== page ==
A well respected, award winning social enterprise
Volunteer run - Government and charity funded
We help 50,000 people a year through divorce

01202 805020

Mon/Fri 9am-6pm       Sat/Sun 2pm-6pm
Call for FREE expert advice & service info


What are we each entitled to in our divorce settlement?

What does the law say about how to split the house, how to share pensions and other assets, and how much maintenance is payable.

What steps can we take to reach a fair agreement?

The four basic steps to reaching an agreement on divorce finances are: disclosure, getting advice, negotiating and implementing a Consent Order.

What is a Consent Order and why do we need one?

A Consent Order is a legally binding document that finalises a divorcing couple's agreement on property, pensions and other assets.


Do you need help sorting out a fair financial settlement?

Our consultant service offers expert advice and support to help you reach agreement on a fair financial settlement quickly, and for less than a quarter of the cost of using a traditional high street solicitor.


Can i rent?

  • confusedperson
  • confusedperson's Avatar Posted by
  • Junior Member
  • Junior Member
More
18 Mar 12 #318795 by confusedperson
Topic started by confusedperson
I am currently divorcing, and live in FMH with the children. This was due to an occupation order in my favour.

I fully appreciate that the finances are going to take another 12months or so to sort. FMH is in my name (i know he still has rights on it), and there is no mortgage.

In order to get the school of choice, i need to be further into the catchment area (am just outsude at present)I have found somewhere suitable to rent (education office guidelines if renting need to prove have lived there for at least 3months)

Ideally i would like to rent the property, and rent out the FMH to help finance it. Am i right in thinking that I can go ahead and do that once i have the Decree Absolute? Is there anything else i need to be aware of? It is a high conflict situation and i am afraid if he returns to the property, i wont be able to get him out

Any advice please

  • sexysadie
  • sexysadie's Avatar
  • Platinum Member
  • Platinum Member
More
18 Mar 12 #318798 by sexysadie
Reply from sexysadie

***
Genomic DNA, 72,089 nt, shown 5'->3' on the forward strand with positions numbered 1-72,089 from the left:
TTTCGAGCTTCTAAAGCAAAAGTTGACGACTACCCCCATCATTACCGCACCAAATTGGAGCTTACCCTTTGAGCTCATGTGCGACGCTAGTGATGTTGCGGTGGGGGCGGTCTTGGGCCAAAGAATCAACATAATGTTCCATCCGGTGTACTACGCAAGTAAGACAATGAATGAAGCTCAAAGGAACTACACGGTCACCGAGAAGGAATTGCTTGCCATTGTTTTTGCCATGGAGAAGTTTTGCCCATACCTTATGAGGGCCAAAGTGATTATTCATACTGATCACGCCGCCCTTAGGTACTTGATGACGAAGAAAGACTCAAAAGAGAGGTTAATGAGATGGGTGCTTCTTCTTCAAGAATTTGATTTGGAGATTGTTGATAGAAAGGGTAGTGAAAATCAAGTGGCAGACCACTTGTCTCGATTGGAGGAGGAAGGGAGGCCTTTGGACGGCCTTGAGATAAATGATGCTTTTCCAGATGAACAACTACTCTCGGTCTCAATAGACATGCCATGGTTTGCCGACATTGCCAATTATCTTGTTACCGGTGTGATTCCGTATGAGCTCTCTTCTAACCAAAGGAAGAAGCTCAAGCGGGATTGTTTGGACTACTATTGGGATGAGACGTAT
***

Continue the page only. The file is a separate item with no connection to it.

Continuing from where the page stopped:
Frankly, I wouldn''t risk it, for two reasons:

1. If you only move temporarily in order to get into the school of your choice, and then move back, you may be seen by the LA as playing the system and have the place withdrawn. I believe that some are now doing this.

2. As far as I know, if he has registered a home rights notice then he probably has a right to live there if you move out. That won''t go just because you have the absolute; what matters is that the finances are sorted, as he may have a right to a share of the property (or the rent, in the meantime).

I think you probably need either to risk staying where you are and possibly not getting into this school, or find another school.

Best wishes,
Sadie

  • confusedperson
  • confusedperson's Avatar Posted by
  • Junior Member
  • Junior Member
More
18 Mar 12 #318830 by confusedperson
Reply from confusedperson
Thanks for the reply.

To clarify, i wouldnt be moving back again later; ideally i would sell, keeping whatever amount according to the settlement and buying somewhere else within the catchment area, as i have other children upcoming to high school. The current head teacher has already stated that it would not be in eldest child''s interest to go to a school different from peers in the circumstances.

I must have misunderstood, i thought that his claim to live in the property ended with the Absolute although he still had claim to the equity until finances sorted. Didint think about him having a share of the rent neither.

Other couples would agree to the move and then sort the finances, but this is so high conflict, there''s not a chance, and ultimately its the children who suffer. So frustrating!:(

  • sexysadie
  • sexysadie's Avatar
  • Platinum Member
  • Platinum Member
More
18 Mar 12 #318844 by sexysadie
Reply from sexysadie
You may be right, and his claim may end once you get the Absolute. However, I think that would just mean that he has a case to stop you getting the Absolute before the finances are settled.

Best wishes,
Sadie

Moderators: wikivorce teamrubytuesdaydukeyhadenoughnowTetsSheziLinda SheridanForsetiMitchumWhiteRoseLostboy67WYSPECIALBubblegum11